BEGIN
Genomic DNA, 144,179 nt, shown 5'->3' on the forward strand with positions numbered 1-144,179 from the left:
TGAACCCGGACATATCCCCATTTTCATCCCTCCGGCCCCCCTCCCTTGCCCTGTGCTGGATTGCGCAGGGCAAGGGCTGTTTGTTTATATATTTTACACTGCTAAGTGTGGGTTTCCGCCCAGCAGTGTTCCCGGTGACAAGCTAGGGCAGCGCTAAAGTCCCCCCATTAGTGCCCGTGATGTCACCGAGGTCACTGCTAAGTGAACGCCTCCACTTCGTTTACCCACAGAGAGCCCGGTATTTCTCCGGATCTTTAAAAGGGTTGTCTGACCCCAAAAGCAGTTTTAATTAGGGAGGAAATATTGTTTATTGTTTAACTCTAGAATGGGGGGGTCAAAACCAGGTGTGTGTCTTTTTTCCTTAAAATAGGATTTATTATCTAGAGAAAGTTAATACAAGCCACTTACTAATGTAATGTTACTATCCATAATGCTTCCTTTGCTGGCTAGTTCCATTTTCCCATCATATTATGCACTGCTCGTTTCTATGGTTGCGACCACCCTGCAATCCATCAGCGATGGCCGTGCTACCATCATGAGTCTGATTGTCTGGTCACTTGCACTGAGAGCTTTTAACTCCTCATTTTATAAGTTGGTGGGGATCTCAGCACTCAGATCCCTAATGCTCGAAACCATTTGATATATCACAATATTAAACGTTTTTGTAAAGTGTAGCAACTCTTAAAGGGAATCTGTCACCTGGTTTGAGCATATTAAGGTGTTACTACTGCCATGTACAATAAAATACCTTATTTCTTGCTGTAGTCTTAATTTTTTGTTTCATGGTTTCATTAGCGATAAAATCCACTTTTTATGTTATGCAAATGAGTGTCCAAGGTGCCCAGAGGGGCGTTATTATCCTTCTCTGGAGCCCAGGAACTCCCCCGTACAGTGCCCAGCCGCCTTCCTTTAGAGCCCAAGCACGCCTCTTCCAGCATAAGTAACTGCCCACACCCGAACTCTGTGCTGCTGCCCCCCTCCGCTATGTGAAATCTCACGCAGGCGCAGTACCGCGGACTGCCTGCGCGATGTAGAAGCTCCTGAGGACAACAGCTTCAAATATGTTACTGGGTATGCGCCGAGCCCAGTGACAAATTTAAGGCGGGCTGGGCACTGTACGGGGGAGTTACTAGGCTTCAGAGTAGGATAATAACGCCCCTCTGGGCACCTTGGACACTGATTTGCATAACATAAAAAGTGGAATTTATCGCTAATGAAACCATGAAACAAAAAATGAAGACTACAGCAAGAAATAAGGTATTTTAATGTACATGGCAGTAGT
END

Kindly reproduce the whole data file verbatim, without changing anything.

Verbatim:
Genomic DNA, 144,179 nt, shown 5'->3' on the forward strand with positions numbered 1-144,179 from the left:
TGAACCCGGACATATCCCCATTTTCATCCCTCCGGCCCCCCTCCCTTGCCCTGTGCTGGATTGCGCAGGGCAAGGGCTGTTTGTTTATATATTTTACACTGCTAAGTGTGGGTTTCCGCCCAGCAGTGTTCCCGGTGACAAGCTAGGGCAGCGCTAAAGTCCCCCCATTAGTGCCCGTGATGTCACCGAGGTCACTGCTAAGTGAACGCCTCCACTTCGTTTACCCACAGAGAGCCCGGTATTTCTCCGGATCTTTAAAAGGGTTGTCTGACCCCAAAAGCAGTTTTAATTAGGGAGGAAATATTGTTTATTGTTTAACTCTAGAATGGGGGGGTCAAAACCAGGTGTGTGTCTTTTTTCCTTAAAATAGGATTTATTATCTAGAGAAAGTTAATACAAGCCACTTACTAATGTAATGTTACTATCCATAATGCTTCCTTTGCTGGCTAGTTCCATTTTCCCATCATATTATGCACTGCTCGTTTCTATGGTTGCGACCACCCTGCAATCCATCAGCGATGGCCGTGCTACCATCATGAGTCTGATTGTCTGGTCACTTGCACTGAGAGCTTTTAACTCCTCATTTTATAAGTTGGTGGGGATCTCAGCACTCAGATCCCTAATGCTCGAAACCATTTGATATATCACAATATTAAACGTTTTTGTAAAGTGTAGCAACTCTTAAAGGGAATCTGTCACCTGGTTTGAGCATATTAAGGTGTTACTACTGCCATGTACAATAAAATACCTTATTTCTTGCTGTAGTCTTAATTTTTTGTTTCATGGTTTCATTAGCGATAAAATCCACTTTTTATGTTATGCAAATGAGTGTCCAAGGTGCCCAGAGGGGCGTTATTATCCTTCTCTGGAGCCCAGGAACTCCCCCGTACAGTGCCCAGCCGCCTTCCTTTAGAGCCCAAGCACGCCTCTTCCAGCATAAGTAACTGCCCACACCCGAACTCTGTGCTGCTGCCCCCCTCCGCTATGTGAAATCTCACGCAGGCGCAGTACCGCGGACTGCCTGCGCGATGTAGAAGCTCCTGAGGACAACAGCTTCAAATATGTTACTGGGTATGCGCCGAGCCCAGTGACAAATTTAAGGCGGGCTGGGCACTGTACGGGGGAGTTACTAGGCTTCAGAGTAGGATAATAACGCCCCTCTGGGCACCTTGGACACTGATTTGCATAACATAAAAAGTGGAATTTATCGCTAATGAAACCATGAAACAAAAAATGAAGACTACAGCAAGAAATAAGGTATTTTAATGTACATGGCAGTAGT